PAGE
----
On October 22, First President Eshagh Jahangiri stated: “There are those who at one point took $22 billion of the country’s reserves to Istanbul and Dubai, claiming that this action would reduce the price of the dollar. But neither has the price of dollar gone down nor do we know what happened to that $22 billion.”
These comments did not attract attention until three weeks later, when President Rouhani spoke in Yazd. At that point, Gholam Ali Jafarzadeh, a member of the parliament, told the newspaper Iran: “Mr. Jahangiri’s statements about taking the previous administration taking $22 billion out of Iran to fight against the rising price of currency is correct and we have known about it for a long time. Taking out this $22 billion was one of the charges that led to the trial of an associate of Mahmoud Ahmadinejad [Persian link].”Jafarzadeh claimed to have evidence relating to the case and said he would publish it. Until he does, it remains unclear which associate of Ahmadinejad he was talking about and what happened to the money.
The figures cited by both Rouhani and Jahangiri appear to have been a response to anti-Rouhani domestic media’s accusations against the government. One of these accusations was one presented in the form of a question and was published in hardliner newspaper Kayhan during a press conference Rouhani gave on October 14: “Who is responsible for losing $18 billion from Iran’s currency reserves by selling each dollar for 4,200 tomans?” [Persian link]
Jahangiri implicitly accused the Revolutionary Guards of corruption in response to the attacks against the Rouhani administration.
Both Jahangiri and Rouhani have repeatedly said that the $18 billion dollars was sold at the low, official currency exchange rate to importers so that they could import essential goods from abroad. Nevertheless, an investigative report published by IranWire on October 26 showed that this figure of $18 billion does not match with the list of entities that had received dollars at the official price, a list that was published by the Iranian Central Bank [Persian link]. Rouhani said in his Yazd speech that $12 billion had been spent on importing non-essential goods, but his claims cannot be confirmed or denied and do not match information available from the Central Bank or Iranian Customs.
Rouhani claims that $7.3 billion of the above $18 billion has been used to import medicine and essential goods. It is not clear in what period of time these goods were imported but his statements referred to 2018. According to official figures for Iranian foreign trade, Iran definitely imported more than $7 billion worth of medicine and essential goods in 2017 but the exact figures and details are not clear.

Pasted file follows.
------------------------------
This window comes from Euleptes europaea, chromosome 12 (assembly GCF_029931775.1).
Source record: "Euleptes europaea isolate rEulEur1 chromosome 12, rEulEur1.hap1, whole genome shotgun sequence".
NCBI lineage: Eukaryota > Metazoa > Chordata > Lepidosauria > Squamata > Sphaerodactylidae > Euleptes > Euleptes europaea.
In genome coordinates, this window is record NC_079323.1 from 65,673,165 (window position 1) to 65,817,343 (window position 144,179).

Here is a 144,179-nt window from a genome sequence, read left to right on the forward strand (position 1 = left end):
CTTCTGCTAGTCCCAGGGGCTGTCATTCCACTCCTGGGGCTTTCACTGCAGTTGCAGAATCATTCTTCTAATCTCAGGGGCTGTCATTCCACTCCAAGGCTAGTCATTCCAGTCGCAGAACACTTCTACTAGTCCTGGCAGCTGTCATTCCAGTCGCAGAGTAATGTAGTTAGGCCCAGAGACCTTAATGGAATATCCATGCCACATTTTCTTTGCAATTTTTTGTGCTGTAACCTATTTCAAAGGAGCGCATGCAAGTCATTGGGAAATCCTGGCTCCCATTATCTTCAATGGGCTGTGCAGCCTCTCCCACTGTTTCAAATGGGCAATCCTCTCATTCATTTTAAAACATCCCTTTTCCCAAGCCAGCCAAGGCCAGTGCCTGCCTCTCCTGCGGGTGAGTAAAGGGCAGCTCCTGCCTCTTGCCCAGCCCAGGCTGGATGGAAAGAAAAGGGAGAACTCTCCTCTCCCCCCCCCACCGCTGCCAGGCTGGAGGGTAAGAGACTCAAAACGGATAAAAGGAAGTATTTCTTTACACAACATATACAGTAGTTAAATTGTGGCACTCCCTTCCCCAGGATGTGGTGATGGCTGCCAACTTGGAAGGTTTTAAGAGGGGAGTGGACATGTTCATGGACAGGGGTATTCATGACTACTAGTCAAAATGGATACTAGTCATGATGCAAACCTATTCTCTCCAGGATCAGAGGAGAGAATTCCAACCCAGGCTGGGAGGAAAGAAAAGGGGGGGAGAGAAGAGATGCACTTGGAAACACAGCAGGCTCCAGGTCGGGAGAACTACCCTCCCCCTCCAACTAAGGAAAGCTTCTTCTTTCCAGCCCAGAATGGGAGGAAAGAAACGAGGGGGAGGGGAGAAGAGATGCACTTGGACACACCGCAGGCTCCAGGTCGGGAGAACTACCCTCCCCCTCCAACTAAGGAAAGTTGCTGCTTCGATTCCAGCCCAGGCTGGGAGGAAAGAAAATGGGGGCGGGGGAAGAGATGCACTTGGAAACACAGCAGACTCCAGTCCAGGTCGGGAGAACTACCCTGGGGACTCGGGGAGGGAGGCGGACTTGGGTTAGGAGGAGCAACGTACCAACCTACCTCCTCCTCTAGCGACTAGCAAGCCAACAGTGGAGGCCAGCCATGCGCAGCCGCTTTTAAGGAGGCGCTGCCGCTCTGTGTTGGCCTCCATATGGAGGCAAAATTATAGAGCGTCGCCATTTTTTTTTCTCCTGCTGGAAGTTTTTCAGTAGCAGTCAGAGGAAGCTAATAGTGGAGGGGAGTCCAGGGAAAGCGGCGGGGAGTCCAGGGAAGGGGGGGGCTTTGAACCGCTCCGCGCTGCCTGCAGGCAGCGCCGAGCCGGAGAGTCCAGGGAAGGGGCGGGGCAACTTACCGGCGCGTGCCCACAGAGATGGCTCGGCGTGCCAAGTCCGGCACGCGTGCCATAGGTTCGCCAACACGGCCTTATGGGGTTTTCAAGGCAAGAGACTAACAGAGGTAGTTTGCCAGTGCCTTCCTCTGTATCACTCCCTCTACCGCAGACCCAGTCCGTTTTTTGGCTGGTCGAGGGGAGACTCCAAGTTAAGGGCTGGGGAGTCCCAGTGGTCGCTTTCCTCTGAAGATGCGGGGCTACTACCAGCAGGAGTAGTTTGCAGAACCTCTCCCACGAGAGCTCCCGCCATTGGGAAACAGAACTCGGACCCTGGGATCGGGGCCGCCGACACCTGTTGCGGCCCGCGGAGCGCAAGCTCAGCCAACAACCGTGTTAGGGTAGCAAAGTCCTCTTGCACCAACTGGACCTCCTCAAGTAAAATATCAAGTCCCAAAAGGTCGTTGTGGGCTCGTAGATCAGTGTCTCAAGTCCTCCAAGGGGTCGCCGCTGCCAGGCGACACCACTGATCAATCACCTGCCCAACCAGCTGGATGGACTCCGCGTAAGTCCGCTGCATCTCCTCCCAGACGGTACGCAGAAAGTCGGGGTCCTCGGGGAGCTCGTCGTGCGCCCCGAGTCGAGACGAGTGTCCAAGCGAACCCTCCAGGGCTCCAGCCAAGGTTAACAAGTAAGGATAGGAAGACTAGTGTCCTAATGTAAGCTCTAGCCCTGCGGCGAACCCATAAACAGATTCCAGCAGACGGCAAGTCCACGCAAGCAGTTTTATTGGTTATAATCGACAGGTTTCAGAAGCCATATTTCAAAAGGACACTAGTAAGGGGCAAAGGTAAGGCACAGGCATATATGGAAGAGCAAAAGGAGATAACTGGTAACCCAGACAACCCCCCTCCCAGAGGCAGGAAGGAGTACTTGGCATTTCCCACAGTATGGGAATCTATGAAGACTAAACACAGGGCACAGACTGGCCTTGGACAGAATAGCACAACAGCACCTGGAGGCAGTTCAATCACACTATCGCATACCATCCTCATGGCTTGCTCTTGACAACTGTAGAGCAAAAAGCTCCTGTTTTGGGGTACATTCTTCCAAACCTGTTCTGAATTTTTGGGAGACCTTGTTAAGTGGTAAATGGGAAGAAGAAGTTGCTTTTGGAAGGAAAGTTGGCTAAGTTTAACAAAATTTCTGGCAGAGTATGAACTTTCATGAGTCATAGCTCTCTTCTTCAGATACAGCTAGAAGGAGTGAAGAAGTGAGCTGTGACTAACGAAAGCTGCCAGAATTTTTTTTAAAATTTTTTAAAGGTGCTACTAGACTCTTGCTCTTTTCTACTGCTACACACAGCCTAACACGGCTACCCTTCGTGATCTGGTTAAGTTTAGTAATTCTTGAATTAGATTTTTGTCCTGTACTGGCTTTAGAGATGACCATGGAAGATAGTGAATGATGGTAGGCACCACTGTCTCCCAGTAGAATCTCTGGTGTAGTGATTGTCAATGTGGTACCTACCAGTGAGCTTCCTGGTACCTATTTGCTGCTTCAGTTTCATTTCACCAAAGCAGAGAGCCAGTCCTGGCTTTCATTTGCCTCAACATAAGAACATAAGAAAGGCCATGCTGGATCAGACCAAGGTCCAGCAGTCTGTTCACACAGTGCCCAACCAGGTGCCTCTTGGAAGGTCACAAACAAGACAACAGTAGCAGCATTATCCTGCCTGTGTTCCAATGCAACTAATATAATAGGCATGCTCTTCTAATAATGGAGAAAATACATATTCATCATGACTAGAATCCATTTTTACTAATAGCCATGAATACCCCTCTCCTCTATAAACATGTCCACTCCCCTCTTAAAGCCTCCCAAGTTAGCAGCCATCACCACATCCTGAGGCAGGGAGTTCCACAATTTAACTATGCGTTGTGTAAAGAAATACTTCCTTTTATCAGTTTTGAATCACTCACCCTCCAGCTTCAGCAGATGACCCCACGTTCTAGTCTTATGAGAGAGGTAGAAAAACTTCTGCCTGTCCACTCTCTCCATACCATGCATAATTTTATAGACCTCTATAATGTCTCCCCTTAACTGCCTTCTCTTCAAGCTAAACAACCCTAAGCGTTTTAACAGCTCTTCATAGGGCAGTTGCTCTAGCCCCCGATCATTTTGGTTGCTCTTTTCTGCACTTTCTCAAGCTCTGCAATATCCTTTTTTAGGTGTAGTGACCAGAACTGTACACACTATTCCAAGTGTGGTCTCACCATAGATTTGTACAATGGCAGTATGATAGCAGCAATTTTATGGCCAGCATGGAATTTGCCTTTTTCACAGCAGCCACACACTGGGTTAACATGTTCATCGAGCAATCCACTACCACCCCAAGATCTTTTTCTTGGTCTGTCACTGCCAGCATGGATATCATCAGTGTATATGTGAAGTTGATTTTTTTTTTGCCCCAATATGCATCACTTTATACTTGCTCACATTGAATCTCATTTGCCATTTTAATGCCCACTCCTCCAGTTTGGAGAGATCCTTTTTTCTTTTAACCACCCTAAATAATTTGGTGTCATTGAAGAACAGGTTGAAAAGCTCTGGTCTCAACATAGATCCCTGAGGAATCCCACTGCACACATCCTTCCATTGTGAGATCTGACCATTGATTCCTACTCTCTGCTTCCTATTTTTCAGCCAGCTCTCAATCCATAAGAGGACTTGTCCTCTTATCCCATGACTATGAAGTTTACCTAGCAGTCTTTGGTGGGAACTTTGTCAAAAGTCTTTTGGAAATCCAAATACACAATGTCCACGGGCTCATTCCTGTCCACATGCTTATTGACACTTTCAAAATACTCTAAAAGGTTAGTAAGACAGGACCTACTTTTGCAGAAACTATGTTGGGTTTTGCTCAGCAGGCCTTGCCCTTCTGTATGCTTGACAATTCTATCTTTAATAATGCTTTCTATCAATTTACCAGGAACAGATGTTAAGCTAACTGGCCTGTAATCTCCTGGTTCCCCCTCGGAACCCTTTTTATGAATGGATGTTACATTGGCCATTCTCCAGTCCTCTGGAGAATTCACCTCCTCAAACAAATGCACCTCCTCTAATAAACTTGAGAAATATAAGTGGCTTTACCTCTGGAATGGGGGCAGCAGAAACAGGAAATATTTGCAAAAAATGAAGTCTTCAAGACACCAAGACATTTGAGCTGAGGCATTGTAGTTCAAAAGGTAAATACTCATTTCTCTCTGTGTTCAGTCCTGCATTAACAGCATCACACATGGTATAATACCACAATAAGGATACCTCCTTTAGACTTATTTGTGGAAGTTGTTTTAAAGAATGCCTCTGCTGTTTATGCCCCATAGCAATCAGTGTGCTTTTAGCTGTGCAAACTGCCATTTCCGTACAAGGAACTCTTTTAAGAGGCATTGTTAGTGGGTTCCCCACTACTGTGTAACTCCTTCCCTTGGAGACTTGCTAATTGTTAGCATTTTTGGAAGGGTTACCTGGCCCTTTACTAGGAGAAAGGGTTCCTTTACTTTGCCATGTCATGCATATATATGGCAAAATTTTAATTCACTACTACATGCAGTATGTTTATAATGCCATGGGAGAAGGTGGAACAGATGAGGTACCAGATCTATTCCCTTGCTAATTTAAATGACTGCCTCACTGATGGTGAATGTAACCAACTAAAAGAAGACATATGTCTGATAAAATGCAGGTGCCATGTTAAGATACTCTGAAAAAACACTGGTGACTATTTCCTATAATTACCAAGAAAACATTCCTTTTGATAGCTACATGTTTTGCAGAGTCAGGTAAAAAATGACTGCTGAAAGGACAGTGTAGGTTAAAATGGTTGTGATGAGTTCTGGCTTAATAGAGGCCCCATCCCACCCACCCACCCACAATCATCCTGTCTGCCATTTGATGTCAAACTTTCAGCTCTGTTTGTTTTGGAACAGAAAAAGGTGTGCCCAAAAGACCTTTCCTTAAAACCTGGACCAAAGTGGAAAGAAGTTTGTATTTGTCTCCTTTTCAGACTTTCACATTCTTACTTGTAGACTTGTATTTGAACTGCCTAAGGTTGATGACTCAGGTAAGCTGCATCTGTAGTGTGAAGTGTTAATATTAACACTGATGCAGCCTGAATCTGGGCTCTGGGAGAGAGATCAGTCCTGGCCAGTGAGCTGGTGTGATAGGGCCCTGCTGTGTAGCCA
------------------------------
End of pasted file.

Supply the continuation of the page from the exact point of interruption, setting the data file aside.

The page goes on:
“It is possible that some have received the dollars at the government price but have not imported anything. This certainly amounts to treason, and traitors, especially in a wartime situation, must receive the maximum punishment,” Eshagh Jahangiri said. Nevertheless, there is no further reliable information available on the case, and because of the entrenchment of corruption within Iranian society, it is difficult to know whether such sources will ever be available in the future.
Scandals Within Iran’s Most Powerful Institutions
In late summer 2019, Mohammad Yazdi and Sadegh Larijani, both senior members of the Guardian Council and both former heads of the judiciary, also accused each other of corruption in a very public quarrel. In addition, members of the parliament have been arrested on charges of corruption, and former head of IIRIB Mohammad Sarafraz has publicly accused the Revolutionary Guards and the Supreme Leader’s office of financial and moral corruption.
Sanctions undeniably fuelled the Babak Zanjani scandal, which started in 2012 and reached its most controversial heights after Mahmoud Ahmadinejad finished his terms as president. Even today, influential figures and institutions involved in the dealings have not been named. Despite the enormous scale of the scandal, it is insignificant when compared with the widespread corruption infesting the whole of the Iranian system, some of which the media have brought to public attention.
At the same time, Iran has become an isolated country and, because of sanctions, almost any financial deal done with the country is considered to be money laundering.
Members of the Revolutionary Guards Corps and organized mafias have been able to exploit the situation, and are not held accountable because of the power they wield. Because of Iran’s extreme isolation — and for some parts of the ruling establishment, its commitment to that isolationism and its seemingly willing hostility toward other countries — there is no reason to believe these corruption scandals will come to an end. Iran will remain among those countries mired in corruption, and likely continue be one of the worst offenders.